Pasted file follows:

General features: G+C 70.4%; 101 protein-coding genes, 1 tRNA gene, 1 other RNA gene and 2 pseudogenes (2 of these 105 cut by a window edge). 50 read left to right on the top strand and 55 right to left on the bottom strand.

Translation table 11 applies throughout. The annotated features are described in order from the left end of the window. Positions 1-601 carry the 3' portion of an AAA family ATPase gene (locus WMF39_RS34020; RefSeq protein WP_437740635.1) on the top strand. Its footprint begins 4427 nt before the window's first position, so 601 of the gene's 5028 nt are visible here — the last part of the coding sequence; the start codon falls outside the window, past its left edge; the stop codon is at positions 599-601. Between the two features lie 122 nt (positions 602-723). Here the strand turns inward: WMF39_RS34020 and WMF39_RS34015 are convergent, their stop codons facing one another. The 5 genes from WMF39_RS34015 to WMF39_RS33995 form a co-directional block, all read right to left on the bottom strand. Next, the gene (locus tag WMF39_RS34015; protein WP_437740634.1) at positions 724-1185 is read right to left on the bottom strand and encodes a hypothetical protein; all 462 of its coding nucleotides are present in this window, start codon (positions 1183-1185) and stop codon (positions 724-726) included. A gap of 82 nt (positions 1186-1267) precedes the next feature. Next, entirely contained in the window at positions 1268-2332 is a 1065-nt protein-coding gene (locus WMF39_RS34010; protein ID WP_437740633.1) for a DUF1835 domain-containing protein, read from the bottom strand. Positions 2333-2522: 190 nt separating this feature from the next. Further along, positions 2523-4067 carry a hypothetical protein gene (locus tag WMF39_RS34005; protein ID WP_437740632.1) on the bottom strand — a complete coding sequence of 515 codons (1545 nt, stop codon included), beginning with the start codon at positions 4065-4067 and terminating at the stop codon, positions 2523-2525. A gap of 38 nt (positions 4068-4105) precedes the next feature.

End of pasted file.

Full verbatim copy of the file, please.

General features: G+C 70.4%; 101 protein-coding genes, 1 tRNA gene, 1 other RNA gene and 2 pseudogenes (2 of these 105 cut by a window edge). 50 read left to right on the top strand and 55 right to left on the bottom strand.

Translation table 11 applies throughout. The annotated features are described in order from the left end of the window. Positions 1-601 carry the 3' portion of an AAA family ATPase gene (locus WMF39_RS34020; RefSeq protein WP_437740635.1) on the top strand. Its footprint begins 4427 nt before the window's first position, so 601 of the gene's 5028 nt are visible here — the last part of the coding sequence; the start codon falls outside the window, past its left edge; the stop codon is at positions 599-601. Between the two features lie 122 nt (positions 602-723). Here the strand turns inward: WMF39_RS34020 and WMF39_RS34015 are convergent, their stop codons facing one another. The 5 genes from WMF39_RS34015 to WMF39_RS33995 form a co-directional block, all read right to left on the bottom strand. Next, the gene (locus tag WMF39_RS34015; protein WP_437740634.1) at positions 724-1185 is read right to left on the bottom strand and encodes a hypothetical protein; all 462 of its coding nucleotides are present in this window, start codon (positions 1183-1185) and stop codon (positions 724-726) included. A gap of 82 nt (positions 1186-1267) precedes the next feature. Next, entirely contained in the window at positions 1268-2332 is a 1065-nt protein-coding gene (locus WMF39_RS34010; protein ID WP_437740633.1) for a DUF1835 domain-containing protein, read from the bottom strand. Positions 2333-2522: 190 nt separating this feature from the next. Further along, positions 2523-4067 carry a hypothetical protein gene (locus tag WMF39_RS34005; protein ID WP_437740632.1) on the bottom strand — a complete coding sequence of 515 codons (1545 nt, stop codon included), beginning with the start codon at positions 4065-4067 and terminating at the stop codon, positions 2523-2525. A gap of 38 nt (positions 4068-4105) precedes the next feature.